Publication Type:Journal Article
Source:Sedimentary Geology, Volume 358, p.121-138 (2017)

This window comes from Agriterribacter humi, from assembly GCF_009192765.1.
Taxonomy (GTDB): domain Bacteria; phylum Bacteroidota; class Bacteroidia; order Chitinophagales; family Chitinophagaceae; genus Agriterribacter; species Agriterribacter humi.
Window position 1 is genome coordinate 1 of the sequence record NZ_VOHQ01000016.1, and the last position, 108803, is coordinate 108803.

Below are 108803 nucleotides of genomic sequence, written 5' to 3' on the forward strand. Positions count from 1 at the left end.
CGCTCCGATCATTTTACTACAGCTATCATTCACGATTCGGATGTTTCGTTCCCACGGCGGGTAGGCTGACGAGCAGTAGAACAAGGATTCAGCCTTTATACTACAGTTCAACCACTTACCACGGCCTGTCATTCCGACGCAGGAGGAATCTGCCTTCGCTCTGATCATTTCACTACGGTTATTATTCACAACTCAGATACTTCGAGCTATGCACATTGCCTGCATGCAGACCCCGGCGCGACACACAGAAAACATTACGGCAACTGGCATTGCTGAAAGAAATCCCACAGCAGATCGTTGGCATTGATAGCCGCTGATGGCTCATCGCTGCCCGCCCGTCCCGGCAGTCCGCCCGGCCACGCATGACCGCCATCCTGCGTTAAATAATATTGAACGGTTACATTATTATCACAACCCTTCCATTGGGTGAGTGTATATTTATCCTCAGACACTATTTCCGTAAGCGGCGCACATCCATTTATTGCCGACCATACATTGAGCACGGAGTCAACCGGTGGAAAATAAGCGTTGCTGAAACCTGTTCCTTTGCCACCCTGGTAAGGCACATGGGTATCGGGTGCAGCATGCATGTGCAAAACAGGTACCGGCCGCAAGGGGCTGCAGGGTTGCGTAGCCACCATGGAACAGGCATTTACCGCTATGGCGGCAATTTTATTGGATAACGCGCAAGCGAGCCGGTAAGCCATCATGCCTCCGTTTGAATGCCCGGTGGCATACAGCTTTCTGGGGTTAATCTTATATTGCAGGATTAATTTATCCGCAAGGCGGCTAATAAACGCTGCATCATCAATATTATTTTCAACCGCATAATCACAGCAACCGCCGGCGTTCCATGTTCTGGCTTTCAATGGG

Marine inundation associated with the 5 to 8 m storm surge of Typhoon Haiyan in 2013 left overwash sediments inland on the coastal plains of the northwestern shores of Leyte Gulf, Philippines. The Haiyan overwash deposit provides a modern sedimentary record of storm surge deposition from a Category 5 landfalling typhoon. We studied overwash sediments at two locations that experienced similar storm surge conditions but represent contrasting sedimentological regimes, namely a siliciclastic coast and a mixed siliciclastic-carbonate coast. The contrasting local geology is significantly reflected in the differences in sediment grain size, composition and sorting at the two sites. The Haiyan overwash sediments are predominantly sand and silt and can be traced up to similar to 1.6 km inland, extending farther beyond the previously reported <300 m inland limit of sedimentation. Sites with similar geology, topographic relief, and overland flow conditions show significant spatial variability of sediment thickness and inland extent. We infer that other local factors such as small-scale variations in topography and the type of vegetation cover might influence the spatial distribution of overwash sediments. The Haiyan overwash deposits exhibit planar stratification, a coarsening upward sequence, a non-systematic landward fining trend, and a sharp depositional (rarely erosional) basal contact with the underlying substrate. Overall, the Haiyan deposits have sedimentologic and stratigraphic characteristics that show a hybrid signature common to both storm and tsunami deposits.